delayed, that tracking number is easily entered into baggage claim forms on Delta’s Web site.
The challenge for airlines such as Delta, which have begun or are considering self-tagging
systems, is not capturing information or processing information, but protecting information. All
airlines use bar codes on boarding passes, either printed from your home computer or from the
check-in kiosk at the airport. An increasing number of airlines, including Delta, now send electronic
boarding passes containing barcodes via e-mail to passengers’ smartphones to be scanned in place of
bar codes on printed boarding passes. The U.S. Transportation Security Administration (TSA) says
that paperless boarding passes are more secure “and will prevent fraudulent paper boarding passes that
could be created and printed at home.” Why? Because instead of physically examining a printed copy
of a boarding pass, TSA agents will scan the bar code on the electronic boarding pass to ensure its
validity at the checkpoint. Passengers will still be required to show photo identification so officers can
validate that the name on the boarding pass matches the name on the ID.”
75. Refer to WWYD Delta. Delta’s real-time tracking of passengers’ checked baggage is an example of:
a.
raw data
b.
information
c.
first-mover advantage
d.
Moore’s law
e.
an expert system
76. Refer to WWYD Delta. Delta’s new real-time tracking system, in which each bag is assigned and
tracked via a unique bag code, is an example of turning _____into ____ for passengers.
a.
raw data / meaningful information
b.
raw data / first-mover advantage
c.
information / sustainable competitive advantage
d.
information / profit
e.
Moore’s law / satisfaction
77. Refer to WWYD Delta. If Delta and other airlines install surveillance cameras in the bellies of their
planes, they would be able to _____ information about what happens to bags in transit.
a.
protect
b.
process
c.
capture
d.
generate
e.
detect
78. Refer to WWYD Delta. When a TSA employee scans an electronic boarding pass, it is considered:
a.
manual capture of information
b.
electronic conversion of information
c.
supervised data mining
d.
electronic capture of information
e.
data mining
79. Refer to WWYD Delta. When its agents require passengers to present identification, TSA is protecting
the information encoded on the boarding pass using the technique of:
a.
authorization
b.
authentication
c.
personal firewall
d.
biometrics
e.
two-factor authentication
SHORT ANSWER
1. What is a first-mover advantage?
2. According to the resource-based view of information technology, what are the three critical issues that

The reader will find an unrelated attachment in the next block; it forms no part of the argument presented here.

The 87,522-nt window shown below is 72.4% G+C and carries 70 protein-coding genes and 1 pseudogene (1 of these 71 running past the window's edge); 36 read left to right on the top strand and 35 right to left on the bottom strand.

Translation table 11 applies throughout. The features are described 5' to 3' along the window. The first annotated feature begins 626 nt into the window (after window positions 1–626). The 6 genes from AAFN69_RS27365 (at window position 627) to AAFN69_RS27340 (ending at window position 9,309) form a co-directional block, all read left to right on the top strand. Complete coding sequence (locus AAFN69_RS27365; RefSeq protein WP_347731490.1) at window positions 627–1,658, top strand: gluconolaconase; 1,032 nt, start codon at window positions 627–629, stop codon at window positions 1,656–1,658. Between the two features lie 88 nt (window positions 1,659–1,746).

companies need to address in order to sustain a competitive advantage through information
technology?
3. Define data mining. Briefly describe the two general approaches to data mining.
4. What does it mean when someone says that an organization protects its information? Why it is
important to do so? What are the basic steps to properly securing data and data networks?
5. Describe the two critical steps that can be used to ensure that an organization’s data can be accessed
only by authorized users. How does biometrics relate to this process?
6. Which type of personal computer security measure would salespeople who are on the road dealing
with customers’ questions want the company to use? Why?
7. Briefly distinguish between knowledge and information.
8. A master brewer knows the exact ingredients to add to make a dark beer, a lager, or an ale. He
understands the nuances of the fermentation process and when a batch reaches perfection. How can
technology capture this specialized knowledge?
ESSAY
1. Assume that, as a member of the student governing body at your college or university, you have
unlimited resources to tackle a challenge that has been posed to you by students, some faculty, and the
administration at your school: develop a database that will allow students to identify the quality of
instructors before signing up for their courses. Using this challenge as a running example, differentiate
between raw data and information. Then identify and discuss the characteristics and costs of useful
information as they apply to this challenge.
2. Discuss the issues, advantages, and risks associated with using information to gain or maintain
strategic advantage.
ANS:
3. What are the two basic methods of capturing information? Comment on the advantages and
disadvantages of each.
ANS:
4. What is data mining? Describe the two kinds of data mining. How can data mining be used to invade
the privacy of individuals, given the large amount of data that is collected and stored electronically on
people in their everyday transactions?
5. Compare and contrast executive information systems, decision support systems, and expert systems.

Trusted by Thousands of
Students

Here are what students say about us.

Copyright ©2022 All rights reserved. | CoursePaper is not sponsored or endorsed by any college or university.